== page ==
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The multi-omic characterization of pediatric and adult Burkitt lymphoma

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Thesis type
(Thesis) Ph.D.
Date created
Burkitt lymphoma (BL) is the most prevalent pediatric non-Hodgkin lymphoma (NHL) and while infrequent within the adult setting it is associated with greater lethality. Much of the prevailing understanding of the molecular etiology of BL stems from pediatric research, resulting in an ambiguous relationship between pediatric (pBL) and adult BL (aBL) and other B-NHLs. Recent findings highlighting variations associated with Epstein-Barr virus (EBV) status imply a potentially underappreciated complexity of the role of EBV in BL pathogenesis. Furthermore, despite the growing comprehension of genetic features associated with BL, insights into the methylation landscape and its contribution to pathogenesis are still underexplored. Thus, we aimed to comprehensively identify somatic alterations driving lymphomagenesis across aBL and pBL and to discern molecular characteristics correlated with clinical disparities. Additionally, we sought to identify consistent DNA methylation changes and their interplay between BL pathogenesis and other features such EBV status and somatic mutations. Using comprehensive whole-genome sequencing (WGS) of 230 BL and 295 diffuse large B-cell lymphoma (DLBCL) tumours we revealed additional significantly mutated genes (SMGs) in BL and identified distinct subgroupings within BL, namely DGG-BL (DDX3X, GNA13 and GNAI2), IC-BL (ID3, CCND3), and Q53-BL (quiet TP53). These subgroups are defined by combinations of driver and non-coding mutations resulting from aberrant somatic hypermutation (aSHM). Notably, IC-BL and DGG-BL exhibit unique biological and gene expression profiles, with associations to patient outcomes differing between aBL and pBL. Utilizing an integrative approach combining CpG methylation profiling, WGS, and gene expression data, we determined that the BL methylome displays global hypomethylation relative to normal centroblasts, accompanied by localized hypermethylation of tumour suppressor genes. EBV-positive BL methylomes presented with localized hypermethylation enriched within enhancer regions. Furthermore, we identified two distinct epitypes, HyperBL and HypoBL. HyperBL is characterized by localized promoter hypermethylation, increased mutation rates, and inferior survival outcomes. Both pBL and aBL patients were equally distributed across these epitypes, with a notable predominance of EBV-positive tumours in HyperBL. These findings underscore the shared pathogenesis between aBL and pBL, delineate tumours with unique molecular features, and emphasize the potential of targeting molecular and epigenetic alterations through novel therapeutics.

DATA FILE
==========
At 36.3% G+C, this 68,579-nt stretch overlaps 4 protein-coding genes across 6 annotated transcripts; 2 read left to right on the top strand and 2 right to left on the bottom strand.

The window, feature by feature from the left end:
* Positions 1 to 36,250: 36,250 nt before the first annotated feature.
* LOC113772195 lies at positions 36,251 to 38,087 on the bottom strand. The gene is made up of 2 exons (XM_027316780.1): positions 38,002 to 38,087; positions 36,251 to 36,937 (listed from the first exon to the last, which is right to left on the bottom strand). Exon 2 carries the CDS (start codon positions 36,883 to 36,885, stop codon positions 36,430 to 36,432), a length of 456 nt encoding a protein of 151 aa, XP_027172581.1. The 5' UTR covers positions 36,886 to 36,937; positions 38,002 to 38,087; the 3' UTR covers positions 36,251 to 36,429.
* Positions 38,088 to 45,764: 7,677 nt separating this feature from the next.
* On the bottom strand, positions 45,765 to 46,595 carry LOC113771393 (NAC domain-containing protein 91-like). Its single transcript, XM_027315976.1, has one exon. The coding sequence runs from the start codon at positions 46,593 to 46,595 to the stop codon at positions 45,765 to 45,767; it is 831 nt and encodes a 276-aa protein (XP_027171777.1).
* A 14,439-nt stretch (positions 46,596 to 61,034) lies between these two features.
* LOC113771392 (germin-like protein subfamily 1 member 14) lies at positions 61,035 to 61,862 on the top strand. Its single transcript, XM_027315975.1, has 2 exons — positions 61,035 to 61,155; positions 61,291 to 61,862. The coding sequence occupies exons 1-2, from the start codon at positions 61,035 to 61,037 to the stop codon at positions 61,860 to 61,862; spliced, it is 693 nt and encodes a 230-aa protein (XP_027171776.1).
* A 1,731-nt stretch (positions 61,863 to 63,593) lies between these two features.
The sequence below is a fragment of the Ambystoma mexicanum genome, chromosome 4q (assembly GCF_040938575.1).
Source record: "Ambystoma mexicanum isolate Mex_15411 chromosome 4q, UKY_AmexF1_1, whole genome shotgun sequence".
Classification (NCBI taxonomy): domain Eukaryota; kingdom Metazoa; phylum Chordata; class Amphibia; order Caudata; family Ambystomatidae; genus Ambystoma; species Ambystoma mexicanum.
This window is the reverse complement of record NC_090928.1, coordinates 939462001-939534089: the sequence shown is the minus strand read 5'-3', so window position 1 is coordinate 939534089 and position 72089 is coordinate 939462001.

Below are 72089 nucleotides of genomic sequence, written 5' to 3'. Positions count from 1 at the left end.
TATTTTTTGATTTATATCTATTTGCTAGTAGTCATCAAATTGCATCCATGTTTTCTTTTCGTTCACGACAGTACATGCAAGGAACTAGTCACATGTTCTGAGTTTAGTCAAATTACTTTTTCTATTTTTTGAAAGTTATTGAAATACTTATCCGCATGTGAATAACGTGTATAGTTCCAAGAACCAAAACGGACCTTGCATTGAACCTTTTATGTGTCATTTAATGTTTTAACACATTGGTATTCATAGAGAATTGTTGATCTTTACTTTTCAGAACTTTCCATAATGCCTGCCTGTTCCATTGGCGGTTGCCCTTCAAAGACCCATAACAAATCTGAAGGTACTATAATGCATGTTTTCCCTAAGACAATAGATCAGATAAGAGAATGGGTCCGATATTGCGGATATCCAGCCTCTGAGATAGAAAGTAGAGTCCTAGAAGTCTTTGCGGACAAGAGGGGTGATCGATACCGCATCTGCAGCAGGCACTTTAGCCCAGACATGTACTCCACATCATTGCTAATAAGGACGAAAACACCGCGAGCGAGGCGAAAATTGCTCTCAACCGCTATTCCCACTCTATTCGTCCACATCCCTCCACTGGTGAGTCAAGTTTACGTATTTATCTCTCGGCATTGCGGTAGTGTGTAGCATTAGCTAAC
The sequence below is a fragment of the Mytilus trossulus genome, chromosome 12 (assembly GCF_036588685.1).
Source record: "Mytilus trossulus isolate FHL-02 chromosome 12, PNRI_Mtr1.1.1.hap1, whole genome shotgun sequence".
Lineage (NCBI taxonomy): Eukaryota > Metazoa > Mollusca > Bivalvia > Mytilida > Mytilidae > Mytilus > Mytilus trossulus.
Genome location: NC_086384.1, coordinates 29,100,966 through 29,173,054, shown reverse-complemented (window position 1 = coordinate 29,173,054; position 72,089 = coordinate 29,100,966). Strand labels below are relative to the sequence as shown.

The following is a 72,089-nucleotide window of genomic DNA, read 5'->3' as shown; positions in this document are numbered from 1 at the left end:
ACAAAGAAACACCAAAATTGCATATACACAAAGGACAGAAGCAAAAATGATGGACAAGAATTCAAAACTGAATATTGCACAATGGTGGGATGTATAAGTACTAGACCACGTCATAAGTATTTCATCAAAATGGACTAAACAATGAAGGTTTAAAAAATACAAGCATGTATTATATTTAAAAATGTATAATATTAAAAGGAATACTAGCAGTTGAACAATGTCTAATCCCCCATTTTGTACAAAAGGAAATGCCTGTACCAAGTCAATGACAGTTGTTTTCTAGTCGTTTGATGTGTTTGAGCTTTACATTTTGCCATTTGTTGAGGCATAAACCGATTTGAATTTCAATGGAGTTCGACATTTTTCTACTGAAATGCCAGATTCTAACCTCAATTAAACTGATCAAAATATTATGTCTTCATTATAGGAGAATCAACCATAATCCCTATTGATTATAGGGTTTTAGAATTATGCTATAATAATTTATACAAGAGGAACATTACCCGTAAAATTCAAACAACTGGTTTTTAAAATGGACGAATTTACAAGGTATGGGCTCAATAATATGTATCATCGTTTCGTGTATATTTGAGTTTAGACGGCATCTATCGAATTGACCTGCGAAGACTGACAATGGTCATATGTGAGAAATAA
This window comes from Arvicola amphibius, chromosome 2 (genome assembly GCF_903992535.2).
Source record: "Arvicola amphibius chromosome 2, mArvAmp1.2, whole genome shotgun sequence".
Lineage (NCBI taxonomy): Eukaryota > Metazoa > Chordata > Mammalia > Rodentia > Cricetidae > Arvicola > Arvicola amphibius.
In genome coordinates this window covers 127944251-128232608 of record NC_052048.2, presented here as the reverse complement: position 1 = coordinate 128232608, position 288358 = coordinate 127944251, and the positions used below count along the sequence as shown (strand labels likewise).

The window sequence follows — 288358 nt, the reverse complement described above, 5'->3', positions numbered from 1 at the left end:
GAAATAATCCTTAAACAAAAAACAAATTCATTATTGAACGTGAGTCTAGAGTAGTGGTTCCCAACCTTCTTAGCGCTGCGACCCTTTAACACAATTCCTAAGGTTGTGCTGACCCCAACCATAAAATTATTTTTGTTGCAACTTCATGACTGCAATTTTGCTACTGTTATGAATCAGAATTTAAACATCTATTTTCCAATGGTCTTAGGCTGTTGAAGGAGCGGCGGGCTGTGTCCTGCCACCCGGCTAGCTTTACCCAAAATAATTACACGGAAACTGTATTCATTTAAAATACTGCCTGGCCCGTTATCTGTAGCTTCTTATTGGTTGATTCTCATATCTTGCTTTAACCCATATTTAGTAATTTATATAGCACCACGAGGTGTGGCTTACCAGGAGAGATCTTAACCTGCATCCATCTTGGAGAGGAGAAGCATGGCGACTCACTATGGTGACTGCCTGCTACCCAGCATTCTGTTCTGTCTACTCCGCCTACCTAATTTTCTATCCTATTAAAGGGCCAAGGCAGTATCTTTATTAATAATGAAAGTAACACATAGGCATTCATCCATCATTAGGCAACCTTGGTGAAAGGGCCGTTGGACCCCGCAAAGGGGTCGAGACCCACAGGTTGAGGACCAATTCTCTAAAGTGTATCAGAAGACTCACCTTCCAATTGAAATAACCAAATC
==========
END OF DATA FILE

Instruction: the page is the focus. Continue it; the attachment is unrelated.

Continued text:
192 pages.
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Copyright is held by the author(s).
This thesis may be printed or downloaded for non-commercial research and scholarly purposes.
Supervisor or Senior Supervisor
Thesis advisor: Morin, Ryan
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